Payroll Legal Alert

In the movie “Groundhog Day,” the protagonist was destined to repeat the same day over and over again. If you’ll be e-filing your W-2s using the Social Security Administration’s EFW2 filing specs, you can avoid repeating filing mistakes by taking a stroll through this checklist.

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You’ve been withholding and reporting the 0.9% additional Medicare tax for a year now. Good news: With the exception of clarifying the procedure you use to request relief from paying any additional tax if employees paid the tax with their 1040 forms, final regulations make no changes to the proposed regs.

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Q: An employee carries a company-issued smartphone so he can respond to emergencies over the weekend. He can usually resolve an issue with a phone call. How should we pay him—for the time he’s responding to an emergency or for all the time he has the phone?

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Reflecting a drop in gas prices, the IRS’ standard mileage rate—which you may use to reimburse employees who drive their own cars on business—drops to 56¢ a mile for 2014, down from 56.5¢.

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You’re not out of the 2013 woods yet. In a Program Manager Technical Advice memorandum, the IRS explains that if you fail to provide employees with Forms W-2 and payees with Forms 1099, you can be socked with a penalty.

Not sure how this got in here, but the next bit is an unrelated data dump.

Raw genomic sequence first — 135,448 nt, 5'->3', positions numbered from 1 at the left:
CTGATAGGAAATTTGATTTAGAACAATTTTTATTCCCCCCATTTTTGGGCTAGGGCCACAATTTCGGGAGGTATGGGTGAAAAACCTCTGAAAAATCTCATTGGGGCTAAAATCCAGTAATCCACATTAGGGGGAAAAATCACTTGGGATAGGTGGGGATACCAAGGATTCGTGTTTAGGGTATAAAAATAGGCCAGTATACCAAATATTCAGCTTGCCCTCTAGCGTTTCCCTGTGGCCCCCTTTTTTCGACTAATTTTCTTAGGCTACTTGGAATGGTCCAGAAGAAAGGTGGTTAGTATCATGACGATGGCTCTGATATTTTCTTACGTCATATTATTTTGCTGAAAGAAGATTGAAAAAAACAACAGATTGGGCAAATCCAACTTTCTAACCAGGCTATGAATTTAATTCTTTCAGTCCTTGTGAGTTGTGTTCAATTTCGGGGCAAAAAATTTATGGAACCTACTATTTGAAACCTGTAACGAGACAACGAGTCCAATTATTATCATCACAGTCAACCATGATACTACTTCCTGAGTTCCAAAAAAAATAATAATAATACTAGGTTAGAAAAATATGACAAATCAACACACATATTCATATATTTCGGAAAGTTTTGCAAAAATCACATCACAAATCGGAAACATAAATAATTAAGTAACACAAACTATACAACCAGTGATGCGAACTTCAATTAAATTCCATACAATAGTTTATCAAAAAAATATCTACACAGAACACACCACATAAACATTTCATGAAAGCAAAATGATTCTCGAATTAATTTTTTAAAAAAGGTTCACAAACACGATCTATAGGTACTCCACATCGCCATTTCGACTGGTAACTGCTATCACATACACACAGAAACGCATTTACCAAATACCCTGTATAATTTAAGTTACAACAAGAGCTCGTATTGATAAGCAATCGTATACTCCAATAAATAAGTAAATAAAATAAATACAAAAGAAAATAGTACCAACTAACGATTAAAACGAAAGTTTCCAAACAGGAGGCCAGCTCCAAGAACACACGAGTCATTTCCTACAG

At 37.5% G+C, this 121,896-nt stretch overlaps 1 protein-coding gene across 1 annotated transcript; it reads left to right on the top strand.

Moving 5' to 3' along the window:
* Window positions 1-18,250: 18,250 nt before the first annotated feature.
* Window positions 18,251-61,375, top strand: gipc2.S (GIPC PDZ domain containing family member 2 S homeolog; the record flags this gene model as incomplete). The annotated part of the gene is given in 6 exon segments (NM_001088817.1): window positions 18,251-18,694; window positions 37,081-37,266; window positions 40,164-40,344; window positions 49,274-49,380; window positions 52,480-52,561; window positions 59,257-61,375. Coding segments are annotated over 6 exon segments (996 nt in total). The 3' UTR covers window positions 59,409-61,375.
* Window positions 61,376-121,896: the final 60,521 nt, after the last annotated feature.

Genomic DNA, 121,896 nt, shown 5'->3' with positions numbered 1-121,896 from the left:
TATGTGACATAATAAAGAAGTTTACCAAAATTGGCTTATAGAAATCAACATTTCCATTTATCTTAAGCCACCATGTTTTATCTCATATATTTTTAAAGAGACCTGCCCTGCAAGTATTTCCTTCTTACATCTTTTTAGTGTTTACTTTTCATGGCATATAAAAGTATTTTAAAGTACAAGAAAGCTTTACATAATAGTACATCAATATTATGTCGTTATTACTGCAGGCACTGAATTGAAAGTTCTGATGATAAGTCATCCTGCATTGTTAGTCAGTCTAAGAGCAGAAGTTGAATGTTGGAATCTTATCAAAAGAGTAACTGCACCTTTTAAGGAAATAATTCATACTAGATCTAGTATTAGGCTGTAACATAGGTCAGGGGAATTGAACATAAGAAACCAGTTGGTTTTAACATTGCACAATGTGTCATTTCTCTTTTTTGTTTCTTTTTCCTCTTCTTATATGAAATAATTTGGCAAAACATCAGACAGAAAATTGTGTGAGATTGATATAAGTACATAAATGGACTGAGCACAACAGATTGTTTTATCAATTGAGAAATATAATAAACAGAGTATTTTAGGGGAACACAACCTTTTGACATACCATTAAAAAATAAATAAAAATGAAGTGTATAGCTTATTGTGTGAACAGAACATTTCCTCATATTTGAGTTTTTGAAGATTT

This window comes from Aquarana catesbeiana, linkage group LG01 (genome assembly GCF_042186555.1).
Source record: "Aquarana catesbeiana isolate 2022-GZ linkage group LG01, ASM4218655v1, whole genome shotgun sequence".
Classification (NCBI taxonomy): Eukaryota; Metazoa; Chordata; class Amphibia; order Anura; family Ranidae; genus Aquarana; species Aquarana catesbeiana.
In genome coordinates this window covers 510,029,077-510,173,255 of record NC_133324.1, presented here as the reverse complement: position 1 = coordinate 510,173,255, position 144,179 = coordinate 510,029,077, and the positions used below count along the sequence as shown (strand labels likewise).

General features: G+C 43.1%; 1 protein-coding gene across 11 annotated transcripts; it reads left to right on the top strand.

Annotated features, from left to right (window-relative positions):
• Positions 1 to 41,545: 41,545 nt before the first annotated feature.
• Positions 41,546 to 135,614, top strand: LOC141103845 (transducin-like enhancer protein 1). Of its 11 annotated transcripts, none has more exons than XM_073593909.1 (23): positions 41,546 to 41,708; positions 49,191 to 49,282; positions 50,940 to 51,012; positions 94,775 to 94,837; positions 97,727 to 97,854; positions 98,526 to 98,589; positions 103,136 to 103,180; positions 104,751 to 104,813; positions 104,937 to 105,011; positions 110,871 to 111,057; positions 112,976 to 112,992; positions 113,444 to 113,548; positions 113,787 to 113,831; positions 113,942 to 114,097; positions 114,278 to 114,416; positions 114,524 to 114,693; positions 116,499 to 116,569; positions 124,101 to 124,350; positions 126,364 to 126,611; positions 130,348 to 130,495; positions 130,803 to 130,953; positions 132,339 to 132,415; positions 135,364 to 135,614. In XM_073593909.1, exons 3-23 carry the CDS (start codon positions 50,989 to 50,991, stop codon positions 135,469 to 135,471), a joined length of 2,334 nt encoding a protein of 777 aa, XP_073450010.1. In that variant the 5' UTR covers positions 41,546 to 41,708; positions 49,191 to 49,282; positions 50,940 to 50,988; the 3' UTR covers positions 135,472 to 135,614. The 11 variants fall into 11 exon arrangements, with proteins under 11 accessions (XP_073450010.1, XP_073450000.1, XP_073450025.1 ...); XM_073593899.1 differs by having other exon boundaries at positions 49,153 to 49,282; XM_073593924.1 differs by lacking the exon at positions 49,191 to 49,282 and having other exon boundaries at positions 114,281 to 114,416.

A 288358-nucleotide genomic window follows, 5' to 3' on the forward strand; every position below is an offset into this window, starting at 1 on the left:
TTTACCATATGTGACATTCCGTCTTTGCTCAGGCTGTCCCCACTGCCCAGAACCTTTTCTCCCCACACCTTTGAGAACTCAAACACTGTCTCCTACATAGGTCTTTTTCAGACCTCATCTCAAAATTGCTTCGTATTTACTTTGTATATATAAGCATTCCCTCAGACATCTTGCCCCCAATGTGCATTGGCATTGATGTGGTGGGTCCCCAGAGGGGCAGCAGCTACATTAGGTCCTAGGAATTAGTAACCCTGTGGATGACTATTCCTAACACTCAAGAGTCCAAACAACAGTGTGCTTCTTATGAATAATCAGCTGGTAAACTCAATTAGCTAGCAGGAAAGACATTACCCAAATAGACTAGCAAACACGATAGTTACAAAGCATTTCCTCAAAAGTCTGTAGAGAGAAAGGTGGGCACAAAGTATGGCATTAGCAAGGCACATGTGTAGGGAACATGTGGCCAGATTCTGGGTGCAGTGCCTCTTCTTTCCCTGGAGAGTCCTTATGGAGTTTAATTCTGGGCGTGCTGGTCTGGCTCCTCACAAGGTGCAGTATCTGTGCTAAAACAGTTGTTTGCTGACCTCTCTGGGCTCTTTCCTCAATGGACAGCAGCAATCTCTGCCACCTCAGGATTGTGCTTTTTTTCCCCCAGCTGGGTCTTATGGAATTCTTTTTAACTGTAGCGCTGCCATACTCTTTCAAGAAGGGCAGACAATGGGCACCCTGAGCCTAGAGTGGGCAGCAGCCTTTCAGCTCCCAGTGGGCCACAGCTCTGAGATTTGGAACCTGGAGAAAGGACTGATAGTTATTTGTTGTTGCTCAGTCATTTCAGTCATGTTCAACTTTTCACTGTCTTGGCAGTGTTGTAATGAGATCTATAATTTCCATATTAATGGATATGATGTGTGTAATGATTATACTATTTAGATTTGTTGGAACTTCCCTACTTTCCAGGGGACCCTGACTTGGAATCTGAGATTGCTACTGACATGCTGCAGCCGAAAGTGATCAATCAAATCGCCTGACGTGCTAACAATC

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You can go some way toward meeting the Affordable Care Act’s requirements that your group plan provide minimum value and is affordable by setting up health reimbursement accounts or health flexible spending accounts for employees. But according to new IRS guidance, these accounts must be integrated into your group health plan.

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The ABCs of HRAs, FSAs and HSAs: It can be difficult to pick your way through the alphabet soup of group health plan add-ons, such as HRAs, FSAs and health savings accounts (HSAs). To help you along, this chart lists the characteristics of these accounts and how the health care reform law affects each.

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Q: A new employee must now pay back money she received from her old employer as a Section 127 educational benefit. We will assume this debt as part of our hiring agreement. The hiring manager said that since this was originally a tax-free benefit, nothing is taxable. This doesn’t sound right to me. Who’s correct?

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NOTE: Saturdays, Sundays and legal holidays as observed in the District of Columbia are taken into account to determine due dates. Under the federal deposit rules, you’re allowed a deposit shortfall of the greater of $100 or 2% of your tax liability.

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Regardless of what you call it, tips are amounts customers willingly determine and leave of their own accord; service charges, sometimes called automatic tips, are added to the bill. Tips are taxable when employees report them to their employers; service charges are immediately taxable. The IRS will begin enforcing this rule on Jan. 1, 2014.

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